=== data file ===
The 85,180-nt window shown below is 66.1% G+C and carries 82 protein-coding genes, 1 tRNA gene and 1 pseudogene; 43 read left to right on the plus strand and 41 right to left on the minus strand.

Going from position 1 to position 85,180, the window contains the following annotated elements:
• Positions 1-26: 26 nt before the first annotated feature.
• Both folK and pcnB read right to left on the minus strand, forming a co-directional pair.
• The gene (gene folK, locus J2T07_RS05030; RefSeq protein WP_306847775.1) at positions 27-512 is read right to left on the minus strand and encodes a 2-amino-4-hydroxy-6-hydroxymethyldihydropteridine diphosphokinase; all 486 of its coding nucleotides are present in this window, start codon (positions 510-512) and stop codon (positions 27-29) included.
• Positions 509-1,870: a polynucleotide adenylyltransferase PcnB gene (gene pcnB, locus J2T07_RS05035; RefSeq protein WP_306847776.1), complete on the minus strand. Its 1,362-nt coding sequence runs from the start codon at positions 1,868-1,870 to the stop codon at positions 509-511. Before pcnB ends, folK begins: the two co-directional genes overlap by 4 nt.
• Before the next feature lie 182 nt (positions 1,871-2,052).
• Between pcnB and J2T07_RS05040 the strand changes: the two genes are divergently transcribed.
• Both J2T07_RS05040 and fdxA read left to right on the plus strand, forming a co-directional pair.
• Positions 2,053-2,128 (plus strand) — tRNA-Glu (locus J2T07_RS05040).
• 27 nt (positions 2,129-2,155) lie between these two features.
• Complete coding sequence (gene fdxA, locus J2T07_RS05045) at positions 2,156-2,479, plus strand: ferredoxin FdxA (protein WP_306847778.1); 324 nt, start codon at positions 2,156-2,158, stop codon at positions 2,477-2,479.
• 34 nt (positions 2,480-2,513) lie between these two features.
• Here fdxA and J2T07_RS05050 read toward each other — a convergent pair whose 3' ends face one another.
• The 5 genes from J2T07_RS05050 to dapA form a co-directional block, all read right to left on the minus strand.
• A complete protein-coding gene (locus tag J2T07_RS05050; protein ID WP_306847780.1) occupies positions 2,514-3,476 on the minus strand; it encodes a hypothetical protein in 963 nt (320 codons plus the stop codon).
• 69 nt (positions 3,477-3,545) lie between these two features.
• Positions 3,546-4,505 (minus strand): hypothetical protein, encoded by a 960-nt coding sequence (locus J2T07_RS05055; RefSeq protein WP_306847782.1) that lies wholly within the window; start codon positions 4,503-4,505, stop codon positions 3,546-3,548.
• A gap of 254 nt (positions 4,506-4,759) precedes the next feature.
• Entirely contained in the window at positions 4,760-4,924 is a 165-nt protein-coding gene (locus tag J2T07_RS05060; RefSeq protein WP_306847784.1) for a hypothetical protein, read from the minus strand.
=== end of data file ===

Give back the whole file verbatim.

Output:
The 85,180-nt window shown below is 66.1% G+C and carries 82 protein-coding genes, 1 tRNA gene and 1 pseudogene; 43 read left to right on the plus strand and 41 right to left on the minus strand.

Going from position 1 to position 85,180, the window contains the following annotated elements:
• Positions 1-26: 26 nt before the first annotated feature.
• Both folK and pcnB read right to left on the minus strand, forming a co-directional pair.
• The gene (gene folK, locus J2T07_RS05030; RefSeq protein WP_306847775.1) at positions 27-512 is read right to left on the minus strand and encodes a 2-amino-4-hydroxy-6-hydroxymethyldihydropteridine diphosphokinase; all 486 of its coding nucleotides are present in this window, start codon (positions 510-512) and stop codon (positions 27-29) included.
• Positions 509-1,870: a polynucleotide adenylyltransferase PcnB gene (gene pcnB, locus J2T07_RS05035; RefSeq protein WP_306847776.1), complete on the minus strand. Its 1,362-nt coding sequence runs from the start codon at positions 1,868-1,870 to the stop codon at positions 509-511. Before pcnB ends, folK begins: the two co-directional genes overlap by 4 nt.
• Before the next feature lie 182 nt (positions 1,871-2,052).
• Between pcnB and J2T07_RS05040 the strand changes: the two genes are divergently transcribed.
• Both J2T07_RS05040 and fdxA read left to right on the plus strand, forming a co-directional pair.
• Positions 2,053-2,128 (plus strand) — tRNA-Glu (locus J2T07_RS05040).
• 27 nt (positions 2,129-2,155) lie between these two features.
• Complete coding sequence (gene fdxA, locus J2T07_RS05045) at positions 2,156-2,479, plus strand: ferredoxin FdxA (protein WP_306847778.1); 324 nt, start codon at positions 2,156-2,158, stop codon at positions 2,477-2,479.
• 34 nt (positions 2,480-2,513) lie between these two features.
• Here fdxA and J2T07_RS05050 read toward each other — a convergent pair whose 3' ends face one another.
• The 5 genes from J2T07_RS05050 to dapA form a co-directional block, all read right to left on the minus strand.
• A complete protein-coding gene (locus tag J2T07_RS05050; protein ID WP_306847780.1) occupies positions 2,514-3,476 on the minus strand; it encodes a hypothetical protein in 963 nt (320 codons plus the stop codon).
• 69 nt (positions 3,477-3,545) lie between these two features.
• Positions 3,546-4,505 (minus strand): hypothetical protein, encoded by a 960-nt coding sequence (locus J2T07_RS05055; RefSeq protein WP_306847782.1) that lies wholly within the window; start codon positions 4,503-4,505, stop codon positions 3,546-3,548.
• A gap of 254 nt (positions 4,506-4,759) precedes the next feature.
• Entirely contained in the window at positions 4,760-4,924 is a 165-nt protein-coding gene (locus tag J2T07_RS05060; RefSeq protein WP_306847784.1) for a hypothetical protein, read from the minus strand.